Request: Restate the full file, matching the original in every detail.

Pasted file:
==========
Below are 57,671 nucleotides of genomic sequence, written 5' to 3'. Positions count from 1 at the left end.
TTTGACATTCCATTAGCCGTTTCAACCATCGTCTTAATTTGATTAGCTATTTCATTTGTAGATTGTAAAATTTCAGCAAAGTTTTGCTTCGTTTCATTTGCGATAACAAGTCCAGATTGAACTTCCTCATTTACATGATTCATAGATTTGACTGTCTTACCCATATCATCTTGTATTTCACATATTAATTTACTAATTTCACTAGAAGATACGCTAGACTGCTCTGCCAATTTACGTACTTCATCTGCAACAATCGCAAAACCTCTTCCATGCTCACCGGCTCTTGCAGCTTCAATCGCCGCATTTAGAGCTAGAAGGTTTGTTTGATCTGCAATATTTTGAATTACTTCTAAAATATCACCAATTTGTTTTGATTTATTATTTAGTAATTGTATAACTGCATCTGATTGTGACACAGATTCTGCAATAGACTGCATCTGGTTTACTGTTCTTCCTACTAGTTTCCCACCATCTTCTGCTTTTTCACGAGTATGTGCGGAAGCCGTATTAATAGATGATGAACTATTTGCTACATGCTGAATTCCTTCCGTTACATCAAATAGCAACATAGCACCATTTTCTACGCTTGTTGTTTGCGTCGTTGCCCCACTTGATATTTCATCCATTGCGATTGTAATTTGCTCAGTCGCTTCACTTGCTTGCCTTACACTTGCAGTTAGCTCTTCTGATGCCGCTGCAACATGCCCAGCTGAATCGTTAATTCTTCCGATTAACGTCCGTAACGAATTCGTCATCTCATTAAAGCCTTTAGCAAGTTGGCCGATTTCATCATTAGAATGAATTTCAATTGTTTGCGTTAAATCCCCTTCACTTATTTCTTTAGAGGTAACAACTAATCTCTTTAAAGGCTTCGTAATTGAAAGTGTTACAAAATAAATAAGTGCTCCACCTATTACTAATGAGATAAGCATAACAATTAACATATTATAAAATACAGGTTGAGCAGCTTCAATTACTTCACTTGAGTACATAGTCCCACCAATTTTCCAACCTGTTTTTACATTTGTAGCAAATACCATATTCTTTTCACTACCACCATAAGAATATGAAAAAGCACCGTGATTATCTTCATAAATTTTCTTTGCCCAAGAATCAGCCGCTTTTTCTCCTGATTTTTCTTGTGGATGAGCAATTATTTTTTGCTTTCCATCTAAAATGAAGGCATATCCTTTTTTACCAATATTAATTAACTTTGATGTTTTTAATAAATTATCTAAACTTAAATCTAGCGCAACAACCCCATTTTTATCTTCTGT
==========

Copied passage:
Below are 57,671 nucleotides of genomic sequence, written 5' to 3'. Positions count from 1 at the left end.
TTTGACATTCCATTAGCCGTTTCAACCATCGTCTTAATTTGATTAGCTATTTCATTTGTAGATTGTAAAATTTCAGCAAAGTTTTGCTTCGTTTCATTTGCGATAACAAGTCCAGATTGAACTTCCTCATTTACATGATTCATAGATTTGACTGTCTTACCCATATCATCTTGTATTTCACATATTAATTTACTAATTTCACTAGAAGATACGCTAGACTGCTCTGCCAATTTACGTACTTCATCTGCAACAATCGCAAAACCTCTTCCATGCTCACCGGCTCTTGCAGCTTCAATCGCCGCATTTAGAGCTAGAAGGTTTGTTTGATCTGCAATATTTTGAATTACTTCTAAAATATCACCAATTTGTTTTGATTTATTATTTAGTAATTGTATAACTGCATCTGATTGTGACACAGATTCTGCAATAGACTGCATCTGGTTTACTGTTCTTCCTACTAGTTTCCCACCATCTTCTGCTTTTTCACGAGTATGTGCGGAAGCCGTATTAATAGATGATGAACTATTTGCTACATGCTGAATTCCTTCCGTTACATCAAATAGCAACATAGCACCATTTTCTACGCTTGTTGTTTGCGTCGTTGCCCCACTTGATATTTCATCCATTGCGATTGTAATTTGCTCAGTCGCTTCACTTGCTTGCCTTACACTTGCAGTTAGCTCTTCTGATGCCGCTGCAACATGCCCAGCTGAATCGTTAATTCTTCCGATTAACGTCCGTAACGAATTCGTCATCTCATTAAAGCCTTTAGCAAGTTGGCCGATTTCATCATTAGAATGAATTTCAATTGTTTGCGTTAAATCCCCTTCACTTATTTCTTTAGAGGTAACAACTAATCTCTTTAAAGGCTTCGTAATTGAAAGTGTTACAAAATAAATAAGTGCTCCACCTATTACTAATGAGATAAGCATAACAATTAACATATTATAAAATACAGGTTGAGCAGCTTCAATTACTTCACTTGAGTACATAGTCCCACCAATTTTCCAACCTGTTTTTACATTTGTAGCAAATACCATATTCTTTTCACTACCACCATAAGAATATGAAAAAGCACCGTGATTATCTTCATAAATTTTCTTTGCCCAAGAATCAGCCGCTTTTTCTCCTGATTTTTCTTGTGGATGAGCAATTATTTTTTGCTTTCCATCTAAAATGAAGGCATATCCTTTTTTACCAATATTAATTAACTTTGATGTTTTTAATAAATTATCTAAACTTAAATCTAGCGCAACAACCCCATTTTTATCTTCTGT